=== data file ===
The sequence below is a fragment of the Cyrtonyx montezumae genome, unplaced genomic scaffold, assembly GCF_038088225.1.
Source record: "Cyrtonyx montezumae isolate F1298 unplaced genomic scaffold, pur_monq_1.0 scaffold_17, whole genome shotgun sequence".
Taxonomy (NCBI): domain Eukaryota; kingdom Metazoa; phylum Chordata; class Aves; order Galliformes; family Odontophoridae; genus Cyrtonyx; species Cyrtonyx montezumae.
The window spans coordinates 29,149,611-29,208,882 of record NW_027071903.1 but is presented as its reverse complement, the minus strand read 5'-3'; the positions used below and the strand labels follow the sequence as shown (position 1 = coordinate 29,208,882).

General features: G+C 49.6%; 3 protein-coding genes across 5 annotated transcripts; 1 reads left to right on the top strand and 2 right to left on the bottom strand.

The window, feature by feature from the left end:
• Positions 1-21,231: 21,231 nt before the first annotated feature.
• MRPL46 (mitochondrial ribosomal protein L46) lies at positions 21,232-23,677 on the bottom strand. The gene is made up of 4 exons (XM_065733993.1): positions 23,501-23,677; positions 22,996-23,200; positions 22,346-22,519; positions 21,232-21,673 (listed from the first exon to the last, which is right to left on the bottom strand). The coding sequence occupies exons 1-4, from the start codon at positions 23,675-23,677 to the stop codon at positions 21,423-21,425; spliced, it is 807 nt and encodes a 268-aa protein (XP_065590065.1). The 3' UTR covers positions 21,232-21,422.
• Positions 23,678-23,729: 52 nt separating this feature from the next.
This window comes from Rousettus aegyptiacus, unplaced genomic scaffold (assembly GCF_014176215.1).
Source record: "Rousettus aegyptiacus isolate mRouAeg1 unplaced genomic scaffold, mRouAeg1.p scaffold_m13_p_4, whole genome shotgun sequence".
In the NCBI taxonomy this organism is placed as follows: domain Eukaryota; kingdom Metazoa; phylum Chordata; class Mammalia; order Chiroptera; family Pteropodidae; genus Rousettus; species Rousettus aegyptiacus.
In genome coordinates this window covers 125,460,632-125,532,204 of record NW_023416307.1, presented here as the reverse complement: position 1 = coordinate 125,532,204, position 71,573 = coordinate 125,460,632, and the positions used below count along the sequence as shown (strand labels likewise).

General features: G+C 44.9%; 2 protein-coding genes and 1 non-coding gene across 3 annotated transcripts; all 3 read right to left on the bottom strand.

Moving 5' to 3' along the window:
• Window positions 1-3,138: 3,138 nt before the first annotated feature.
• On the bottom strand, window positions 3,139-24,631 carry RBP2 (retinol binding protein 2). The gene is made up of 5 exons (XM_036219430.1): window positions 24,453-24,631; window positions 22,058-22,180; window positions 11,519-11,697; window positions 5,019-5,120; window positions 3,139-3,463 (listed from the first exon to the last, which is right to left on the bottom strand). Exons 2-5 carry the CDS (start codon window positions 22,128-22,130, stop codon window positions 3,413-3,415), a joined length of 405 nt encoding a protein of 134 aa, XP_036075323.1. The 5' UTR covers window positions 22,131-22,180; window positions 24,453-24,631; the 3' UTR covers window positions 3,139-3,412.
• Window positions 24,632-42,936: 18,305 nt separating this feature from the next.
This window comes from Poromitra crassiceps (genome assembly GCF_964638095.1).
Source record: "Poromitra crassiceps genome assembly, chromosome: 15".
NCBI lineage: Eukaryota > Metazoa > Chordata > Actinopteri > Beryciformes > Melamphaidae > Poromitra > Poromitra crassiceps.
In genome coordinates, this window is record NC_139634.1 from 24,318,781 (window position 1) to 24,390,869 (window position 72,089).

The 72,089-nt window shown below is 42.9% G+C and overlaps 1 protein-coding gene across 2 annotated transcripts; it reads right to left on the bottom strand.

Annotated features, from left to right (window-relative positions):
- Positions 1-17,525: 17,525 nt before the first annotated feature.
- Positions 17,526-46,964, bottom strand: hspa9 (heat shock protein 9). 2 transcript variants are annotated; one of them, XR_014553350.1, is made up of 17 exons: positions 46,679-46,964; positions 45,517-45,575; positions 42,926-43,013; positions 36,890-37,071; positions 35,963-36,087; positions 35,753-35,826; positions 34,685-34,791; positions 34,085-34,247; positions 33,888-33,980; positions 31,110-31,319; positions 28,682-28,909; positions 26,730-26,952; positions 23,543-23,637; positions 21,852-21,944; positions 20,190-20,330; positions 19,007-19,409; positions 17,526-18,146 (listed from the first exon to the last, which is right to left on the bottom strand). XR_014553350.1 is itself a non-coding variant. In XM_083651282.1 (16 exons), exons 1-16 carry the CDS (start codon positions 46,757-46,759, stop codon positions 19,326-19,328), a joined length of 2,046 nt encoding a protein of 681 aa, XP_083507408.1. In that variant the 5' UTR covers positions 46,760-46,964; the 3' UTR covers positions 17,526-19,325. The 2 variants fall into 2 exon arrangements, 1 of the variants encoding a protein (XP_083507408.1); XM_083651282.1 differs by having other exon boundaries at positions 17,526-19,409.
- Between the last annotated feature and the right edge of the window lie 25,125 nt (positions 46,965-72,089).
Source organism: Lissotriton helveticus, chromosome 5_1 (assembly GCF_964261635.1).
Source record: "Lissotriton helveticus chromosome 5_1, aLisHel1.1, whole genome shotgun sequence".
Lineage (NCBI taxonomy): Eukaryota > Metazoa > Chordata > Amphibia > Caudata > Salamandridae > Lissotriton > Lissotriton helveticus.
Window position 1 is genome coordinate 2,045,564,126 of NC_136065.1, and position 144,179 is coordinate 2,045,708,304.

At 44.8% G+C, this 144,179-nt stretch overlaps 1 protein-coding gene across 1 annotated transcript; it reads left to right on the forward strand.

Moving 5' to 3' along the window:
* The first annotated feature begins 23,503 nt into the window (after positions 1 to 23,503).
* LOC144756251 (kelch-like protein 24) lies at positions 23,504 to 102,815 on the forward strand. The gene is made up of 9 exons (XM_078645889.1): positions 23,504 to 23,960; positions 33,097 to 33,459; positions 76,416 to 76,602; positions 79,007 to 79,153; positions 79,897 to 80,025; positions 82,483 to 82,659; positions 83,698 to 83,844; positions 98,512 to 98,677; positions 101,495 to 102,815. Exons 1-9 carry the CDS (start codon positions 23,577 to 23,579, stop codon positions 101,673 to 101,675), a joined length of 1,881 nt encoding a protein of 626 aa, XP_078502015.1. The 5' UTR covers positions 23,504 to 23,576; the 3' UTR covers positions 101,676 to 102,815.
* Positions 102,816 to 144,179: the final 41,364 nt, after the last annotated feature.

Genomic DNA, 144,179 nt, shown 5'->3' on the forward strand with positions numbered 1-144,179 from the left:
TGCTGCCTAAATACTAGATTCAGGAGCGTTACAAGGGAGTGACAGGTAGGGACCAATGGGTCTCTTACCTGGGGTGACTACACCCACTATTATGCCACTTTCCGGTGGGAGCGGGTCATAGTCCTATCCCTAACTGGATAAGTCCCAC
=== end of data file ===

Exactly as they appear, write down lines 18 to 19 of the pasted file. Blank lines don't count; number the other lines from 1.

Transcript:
• Window positions 24,632-42,936: 18,305 nt separating this feature from the next.
This window comes from Poromitra crassiceps (genome assembly GCF_964638095.1).